Any spam emails will automatically be put into the “other” box. So, now are you at risk of missing those emails that aren’t spam but aren’t preferred?

Facebook Not-Mail: Part 2 How the email works

stick person shooting an email with a slingshotOne of the biggest reasons Facebook decided to launch an email system (aka Not-Mail) is that more than 4 billion emails are sent through Facebook every day. Mark Zuckerberg feels that they traditional system of email is anachronistic. On this issue he might be right.  People are increasingly use mail rooted in their social network, ie. Facebook Messages, Twitter DM, Linkedin In Mail, text messages, mentions, wall postings are increasingly becoming primary sources for communication. Traditional email is becoming the way of the past. People are wanting their communications to be linked to one another and with higher functionality than type, send and read.  People are moving towards a complete integration of their communication technology.  This is why my calendar is linked to my other calendar which is linked to my which sends me emails that I get on both my computers and my phone. Though this seems complicated, when one is updated it is all updated. Ultimately this makes things easier because everything is interconnected and it doesn’t matter where or how I access it. Facebook is trying to do this without having 10 different applications and sites necessary to accomplish a high level of inter-connectivity.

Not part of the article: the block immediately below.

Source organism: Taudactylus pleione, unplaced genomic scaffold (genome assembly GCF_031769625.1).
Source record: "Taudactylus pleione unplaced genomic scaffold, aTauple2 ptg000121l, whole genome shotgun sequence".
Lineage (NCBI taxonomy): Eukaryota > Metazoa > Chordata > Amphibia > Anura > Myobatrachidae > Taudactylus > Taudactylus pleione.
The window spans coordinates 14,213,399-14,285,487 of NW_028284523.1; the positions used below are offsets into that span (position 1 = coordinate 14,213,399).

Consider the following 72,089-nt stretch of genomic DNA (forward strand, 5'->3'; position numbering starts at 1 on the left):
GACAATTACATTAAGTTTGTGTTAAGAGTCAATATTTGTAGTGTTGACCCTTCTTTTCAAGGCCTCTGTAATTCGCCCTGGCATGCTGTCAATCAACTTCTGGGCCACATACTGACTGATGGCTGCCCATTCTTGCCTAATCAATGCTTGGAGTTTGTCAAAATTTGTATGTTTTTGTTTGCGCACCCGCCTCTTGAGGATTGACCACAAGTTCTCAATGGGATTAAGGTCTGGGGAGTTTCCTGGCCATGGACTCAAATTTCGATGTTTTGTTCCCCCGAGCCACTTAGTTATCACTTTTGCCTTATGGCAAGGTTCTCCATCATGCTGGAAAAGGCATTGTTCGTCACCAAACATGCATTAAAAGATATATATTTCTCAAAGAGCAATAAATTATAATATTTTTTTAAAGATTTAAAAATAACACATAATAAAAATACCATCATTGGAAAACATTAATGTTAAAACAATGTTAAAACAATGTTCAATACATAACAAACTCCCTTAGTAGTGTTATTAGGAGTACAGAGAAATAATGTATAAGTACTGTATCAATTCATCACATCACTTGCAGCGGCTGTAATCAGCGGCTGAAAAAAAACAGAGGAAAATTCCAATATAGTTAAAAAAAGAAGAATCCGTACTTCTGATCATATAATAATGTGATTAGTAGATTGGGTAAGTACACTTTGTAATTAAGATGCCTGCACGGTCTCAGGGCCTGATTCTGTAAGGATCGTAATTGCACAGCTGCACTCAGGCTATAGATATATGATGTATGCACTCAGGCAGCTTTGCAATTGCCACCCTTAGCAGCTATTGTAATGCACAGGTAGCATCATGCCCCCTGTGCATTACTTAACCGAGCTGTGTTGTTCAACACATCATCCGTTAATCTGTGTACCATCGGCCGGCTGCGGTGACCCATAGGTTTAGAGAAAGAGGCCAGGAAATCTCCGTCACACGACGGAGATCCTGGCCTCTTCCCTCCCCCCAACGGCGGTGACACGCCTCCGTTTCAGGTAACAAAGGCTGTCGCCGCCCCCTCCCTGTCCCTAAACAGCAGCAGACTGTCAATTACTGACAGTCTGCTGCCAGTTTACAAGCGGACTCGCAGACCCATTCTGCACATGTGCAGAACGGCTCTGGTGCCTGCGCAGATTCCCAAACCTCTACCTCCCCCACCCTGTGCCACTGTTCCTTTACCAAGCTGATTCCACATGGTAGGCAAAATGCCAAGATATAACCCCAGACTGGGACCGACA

There are a lot of questions about how the basic email function is going to work. Basically the essentials will be just like email. I type in your contact info, my subject and body and then send.  You receive and respond back.  This will not be that different.

The best change that will make conversation tracking much easier is that all your conversations with a person will be kept in a singular history.  Currently the messages in Facebook do this for a singular conversation but does not for all communications between two people.  The change will keep all conversations with one person in a singular history, and will do this for everyone in your contact list. This includes friends not on Facebook.